A commonly heard argument these days, especially in and around the Federal Reserve, is that workers’ wages are not going up because productivity growth is very slow.
Here’s the version of the argument by Jeffrey M. Lacker (pdf), President of the Federal Reserve Bank of Richmond:
Some argue there must be excessive slack in labor markets if wage rates are not accelerating. But real wages are tied to productivity growth, and productivity growth has been slow for several years now. Wage growth in real terms has at least kept pace with productivity increases over that time period, which is perfectly consistent with an economy from which labor market slack has largely dissipated.
But, as I showed the other day, there’s been a growing gap between productivity and wages since the mid-1970s. Thus, for example, between 1973 and 2014, gross productivity increased by 1.52 percent a year. During that same period, the median hourly wage grew by only .09 percent a year and median hourly compensation (including both wages and benefits) increased by only .20 percent a year.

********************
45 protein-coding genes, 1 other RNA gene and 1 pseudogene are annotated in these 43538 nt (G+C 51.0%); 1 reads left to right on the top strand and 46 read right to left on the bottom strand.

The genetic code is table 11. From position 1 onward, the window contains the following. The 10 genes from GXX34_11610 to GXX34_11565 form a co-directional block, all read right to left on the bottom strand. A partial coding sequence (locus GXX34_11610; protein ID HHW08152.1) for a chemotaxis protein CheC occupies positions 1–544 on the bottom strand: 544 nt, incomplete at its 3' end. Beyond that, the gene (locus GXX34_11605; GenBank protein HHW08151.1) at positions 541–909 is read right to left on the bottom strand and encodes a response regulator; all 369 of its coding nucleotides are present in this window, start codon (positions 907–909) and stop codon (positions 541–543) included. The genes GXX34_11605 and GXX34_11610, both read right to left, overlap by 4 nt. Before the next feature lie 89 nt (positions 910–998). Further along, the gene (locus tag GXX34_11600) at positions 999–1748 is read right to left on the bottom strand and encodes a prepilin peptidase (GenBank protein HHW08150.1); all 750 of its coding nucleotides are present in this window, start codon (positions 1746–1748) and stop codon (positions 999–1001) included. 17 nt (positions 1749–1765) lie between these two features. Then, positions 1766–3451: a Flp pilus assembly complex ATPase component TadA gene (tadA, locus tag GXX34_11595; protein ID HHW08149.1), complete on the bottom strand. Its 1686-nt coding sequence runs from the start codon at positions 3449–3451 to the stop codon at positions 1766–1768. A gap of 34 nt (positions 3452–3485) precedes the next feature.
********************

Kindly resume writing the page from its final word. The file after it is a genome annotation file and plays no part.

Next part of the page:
So, no, real wages in the United States are not tied to productivity growth—and haven’t been for more than four decades.
That’s why the wage share of national income has been falling and, since the late-1980s, the profit share has been rising.
Or, as Fed-watcher Tim Duy explains,
Real median weekly earnings have grown 8.6% since 1985. Nonfarm output per hour is up 79% over that time. Yet the instant that there is even a glimmer of hope that labor might get an upper hand, the Federal Reserve looks to hold the line on wage growth. It still appears that the Fed’s top priority is making sure the cards remain stacked against wage and salary earners.